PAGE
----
Conditions Before the Advent
Politically, culturally and socially, Assam before the advent of Sankaradeva presented a dismal picture. There was neither political unity nor social solidarity. The society was rotten within and devoid of any sustaining vitality. Religion was reduced to a mere form without the soul of faith in it. The baneful effects of the caste-system had aggravated the situation. To the tyranny from without (frequent Muhammedan invasions etc) was added the tyranny from within. In short, the social condition of the land was utterly depressing, degenerating and tending towards anarchy.
The Assam in which Sankaradeva was born was least perfect in the matters of religion. The Tantric practices had a poisonous effect on the religious thought of the day. The Tantric mode of worship had become highly licentious and exceedingly loathsome.
Blood sacrifices were the order of the day. Saktism demanded the offering of blood to the Devi (Goddess). The Kalikapurana contains a very detailed acount of sacrificial animals to Chandika and Bhairava. It included birds, rhinoceros, antelopes, alligators, fish, tortoises, wild-boars, iguanas and other creatures. There was the prevalence of human sacrifice too. A man without blemish, it was stated, was the most acceptable sacrifice that could be offered, and the manner in which the victims were to be dealt with were laid down in full details.
In the temple of Kamakhya (Nilachala) and at various other parts of Assam, blood sacrifices were performed. At Sadiya, in the copper temple of the goddess Kecaikhaiti, 'the eater of raw flesh', a person in a sufficiently plump condition was selected to suit the supposed taste of the goddess and was then decapitated. The Tamresvari temple mentioned above was the centre of dreadful sacrifices. Among the offerings to the goddess were included strong spirituous liquour, human flesh, modaka, and flesh curry.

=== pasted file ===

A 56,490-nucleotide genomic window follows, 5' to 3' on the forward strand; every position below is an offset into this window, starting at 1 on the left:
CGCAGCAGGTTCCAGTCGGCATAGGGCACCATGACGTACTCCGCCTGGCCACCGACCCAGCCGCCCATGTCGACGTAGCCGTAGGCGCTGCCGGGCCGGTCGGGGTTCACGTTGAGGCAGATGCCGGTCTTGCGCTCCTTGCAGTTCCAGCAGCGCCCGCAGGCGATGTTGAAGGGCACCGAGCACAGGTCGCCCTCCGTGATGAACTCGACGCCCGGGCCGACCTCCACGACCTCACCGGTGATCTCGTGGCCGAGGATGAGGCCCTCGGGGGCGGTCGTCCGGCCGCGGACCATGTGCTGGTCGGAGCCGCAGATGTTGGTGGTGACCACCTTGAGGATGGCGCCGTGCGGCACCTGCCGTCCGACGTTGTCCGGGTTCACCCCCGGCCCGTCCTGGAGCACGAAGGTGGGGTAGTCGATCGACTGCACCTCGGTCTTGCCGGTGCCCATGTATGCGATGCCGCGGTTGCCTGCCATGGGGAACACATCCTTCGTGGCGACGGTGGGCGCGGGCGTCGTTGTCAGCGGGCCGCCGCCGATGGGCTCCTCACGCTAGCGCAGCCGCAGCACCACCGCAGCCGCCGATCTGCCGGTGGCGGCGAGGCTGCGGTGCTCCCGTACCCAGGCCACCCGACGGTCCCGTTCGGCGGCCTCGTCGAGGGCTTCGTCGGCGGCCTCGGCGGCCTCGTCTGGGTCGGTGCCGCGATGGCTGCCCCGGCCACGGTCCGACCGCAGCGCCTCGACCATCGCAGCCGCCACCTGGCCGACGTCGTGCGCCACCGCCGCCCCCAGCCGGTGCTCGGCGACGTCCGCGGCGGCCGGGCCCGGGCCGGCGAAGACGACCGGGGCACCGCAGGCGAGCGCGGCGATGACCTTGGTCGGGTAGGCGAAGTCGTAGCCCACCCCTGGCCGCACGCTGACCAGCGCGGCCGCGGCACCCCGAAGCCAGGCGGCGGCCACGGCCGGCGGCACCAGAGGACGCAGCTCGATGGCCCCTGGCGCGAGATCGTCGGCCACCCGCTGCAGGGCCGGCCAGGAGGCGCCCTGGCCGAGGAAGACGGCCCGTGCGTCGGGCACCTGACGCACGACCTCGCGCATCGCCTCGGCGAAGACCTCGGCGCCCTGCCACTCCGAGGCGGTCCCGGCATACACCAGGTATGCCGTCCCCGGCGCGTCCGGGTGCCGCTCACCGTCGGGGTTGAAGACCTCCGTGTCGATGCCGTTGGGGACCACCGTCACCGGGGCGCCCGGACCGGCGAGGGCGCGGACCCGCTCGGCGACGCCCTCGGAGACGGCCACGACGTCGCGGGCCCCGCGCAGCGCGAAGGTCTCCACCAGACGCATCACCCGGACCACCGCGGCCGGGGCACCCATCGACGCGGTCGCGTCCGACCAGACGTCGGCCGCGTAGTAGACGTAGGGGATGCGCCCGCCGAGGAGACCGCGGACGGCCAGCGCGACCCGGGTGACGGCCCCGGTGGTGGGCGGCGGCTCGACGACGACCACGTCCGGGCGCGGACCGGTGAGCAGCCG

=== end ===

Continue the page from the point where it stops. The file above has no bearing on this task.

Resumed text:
Instances are on record to show how offerings were made to the goddess in the form of blood drawn from the sacrificer's own body. The Katha Guru Carita gives an account of a man called Govinda who used to worship the Devi by taking out his blood with a small clipper and then offering it in shells of snails. As a result his body had turned 'white as cotton.'
A Debased Religious System
Apart from Saktism, a system of later Buddhism known as Vajrayana had taken root in Assam. It was associated with rituals, sorcery and necromancy. In actual practice, the Vajrayana system was against religion and morality. It defined nirvana as 'mahasukha' and permitted indulgence in the five makaras (madya, mamsa, matsya, mudra, maithuna) and advocated the path to gain emancipation through the agencies of women.
There was now a combination of the orthodox nath cult of Hatha yoga and Buddhist tantricism. The emissaries of this religion flocked to Kamrupa in large numbers and their songs and magical feats so easily captured the mind of the masses that gradually all the Hindu scriptures in the houses of the common people of Kamrupa were replaced by the 'Kaula-jnana-Nimaya', the sacred book of the Sahajia Nath. Already a centre of the Mother cult of the Austrics, and the Phallic cult of the Boros, Kamakhya now easily assimilated the Buddhist tantricism and Nath Sahajism and evolved a new form of tantricism modified by pure Saivism-and was at once looked upon as the first centre of the cult.
An Oppressive Caste System
On the other hand, in the citadels of Aryanism, the caste-sytem had become so tyrannical that it had sapped the very foundations of the society. The Brahmana priests and pandits who had managed to entrench themselves in the high seats of power did everything they possibly could to maintain their stranglehold on society. All people in the Koch kingdom, for instance, were required to follow the caste system, perform their functions and observe other customs and manners, as directed by Siddhanta Vagisa. Those who went against it were severely punished by the king and were boycotted by their own people.
The great bulk of the population had no light of education and there was a a hiatus between the literate few and the illiterate many. This fact was was exploited to the hilt by the Brahmanas who lost no time in prohibiting the lower strata from studying (even viewing) the religious texts. Thus religion had become practically a closed system with the Brahmanas possessing all the 'proprietary' rights over it.
Assam presented a sorry spectacle before Sankaradeva's advent. In politics, it was the age of invasions, which had brought untold misery to the people. In the sphere of religion, the period was distinguished by the notorious practices of Tantricism and Vajrayana, which combined many elements of ancient, savage superstition with ingenious and fanciful speculation. Above all, there was no social solidarity because of the baneful effects of the caste system. There was a definite fall in the moral tone of the people and the whole atmosphere was surcharged with gross worldliness. Spiritualism, in its real sense, was absent and so was Humanism.
The times were such as needed a reformer, a saviour...and a saint.Top ↑